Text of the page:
On 10th May, restaurants, snack bars and kiosks will reopen to inhouse dining after being permitted to only serve take-out and deliveries since 5th March.
Malta is in the midst of a staggered reopening from a quasi-lockdown imposed in response to spiralling daily COVID transmission rates. Now that rates have come down dramatically, and the country eyes 1st June as its target date for reopening to international tourism, businesses are slowly having restrictions lifted.
A fortnight ago, Prime Minister Robert Abela announced the limited reopening of restaurants and snack bars, where a 5pm curfew was imposed with a maximum of four diners allowed to sit at each table, in line with the limit of four persons allowed to gather in public.
On 10th May, training for professional contact sports may re-commence, while non-contact sports can resume without spectators. While updated protocols were released on Monday for the sports activities sector, restaurants have yet to receive theirs.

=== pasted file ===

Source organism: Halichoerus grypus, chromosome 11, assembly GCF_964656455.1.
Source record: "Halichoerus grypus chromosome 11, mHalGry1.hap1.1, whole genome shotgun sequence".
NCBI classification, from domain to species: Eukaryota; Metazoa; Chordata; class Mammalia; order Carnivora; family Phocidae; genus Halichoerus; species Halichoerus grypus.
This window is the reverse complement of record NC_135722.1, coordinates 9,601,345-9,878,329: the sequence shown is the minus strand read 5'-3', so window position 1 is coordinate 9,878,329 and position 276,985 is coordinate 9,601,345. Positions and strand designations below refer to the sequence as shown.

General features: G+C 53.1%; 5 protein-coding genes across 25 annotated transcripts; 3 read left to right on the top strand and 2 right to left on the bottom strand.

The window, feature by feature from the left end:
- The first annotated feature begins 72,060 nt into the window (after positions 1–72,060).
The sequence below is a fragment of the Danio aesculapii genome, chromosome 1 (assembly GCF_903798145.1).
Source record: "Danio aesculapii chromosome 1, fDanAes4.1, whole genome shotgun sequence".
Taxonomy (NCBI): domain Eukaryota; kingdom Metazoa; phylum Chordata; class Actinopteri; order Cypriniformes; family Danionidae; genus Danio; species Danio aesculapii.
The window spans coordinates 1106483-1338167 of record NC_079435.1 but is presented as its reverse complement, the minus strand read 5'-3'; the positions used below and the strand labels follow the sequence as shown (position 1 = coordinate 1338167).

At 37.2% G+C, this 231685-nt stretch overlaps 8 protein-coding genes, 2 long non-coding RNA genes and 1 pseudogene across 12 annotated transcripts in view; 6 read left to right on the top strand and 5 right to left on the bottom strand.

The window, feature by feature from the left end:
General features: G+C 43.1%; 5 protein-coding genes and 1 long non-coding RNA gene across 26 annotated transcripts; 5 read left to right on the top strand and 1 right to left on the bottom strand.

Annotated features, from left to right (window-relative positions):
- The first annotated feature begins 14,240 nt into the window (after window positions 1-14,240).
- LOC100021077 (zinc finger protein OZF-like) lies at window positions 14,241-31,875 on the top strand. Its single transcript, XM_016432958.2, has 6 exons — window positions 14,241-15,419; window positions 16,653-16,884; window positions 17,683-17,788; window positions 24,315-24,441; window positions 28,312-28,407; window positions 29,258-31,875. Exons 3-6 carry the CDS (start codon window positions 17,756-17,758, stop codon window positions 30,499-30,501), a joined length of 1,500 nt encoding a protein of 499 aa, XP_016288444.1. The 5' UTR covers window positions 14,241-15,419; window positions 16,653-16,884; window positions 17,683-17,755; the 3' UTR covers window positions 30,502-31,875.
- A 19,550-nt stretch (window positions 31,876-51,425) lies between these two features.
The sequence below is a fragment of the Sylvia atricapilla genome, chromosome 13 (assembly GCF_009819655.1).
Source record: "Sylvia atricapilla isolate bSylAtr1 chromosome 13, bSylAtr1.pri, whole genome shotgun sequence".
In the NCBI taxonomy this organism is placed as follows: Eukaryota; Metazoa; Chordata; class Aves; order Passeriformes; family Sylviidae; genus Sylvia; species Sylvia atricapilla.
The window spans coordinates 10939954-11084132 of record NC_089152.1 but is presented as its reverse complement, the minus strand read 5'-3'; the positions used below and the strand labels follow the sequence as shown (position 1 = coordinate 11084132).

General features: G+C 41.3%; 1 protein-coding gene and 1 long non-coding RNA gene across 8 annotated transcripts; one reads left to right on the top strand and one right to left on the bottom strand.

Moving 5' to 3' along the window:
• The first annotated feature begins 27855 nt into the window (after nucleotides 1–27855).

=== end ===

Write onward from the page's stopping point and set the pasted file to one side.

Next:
The last set of protocols released for restaurants was in February 2021, when it was announced that restaurants would have a midnight curfew. Prior to the closure of in-house dining in March, restaurants were permitted to serve groups of no more than 10 with tables to be spaced three metres apart. For outdoor dining, distance between tables was set at 2 metres.
While many understood the need for such measures, it was stressed that the already thin profit margins meant that the distancing protocols made it difficult to turn a profit. Indeed, in response to the 5pm curfew, some restaurateurs have contemplated introducing a service charge on top of the final bill, a move that has received little support from Malta’s restaurant lobbies.
Superintendent of Public Health last Friday, in response to questions from the press, said that snack bars and kiosks will be permitted to serve alcohol, which will presumably be the case for restaurants too.
The airline’s summer schedule will commence at the end of March and will run until October 2024
Biggest obstacle to hire from EU countries was not being able to find a suitable candidate and language problems
It would be a mistake to assume that ECB rate cuts are imminent, says Governor Edward Scicluna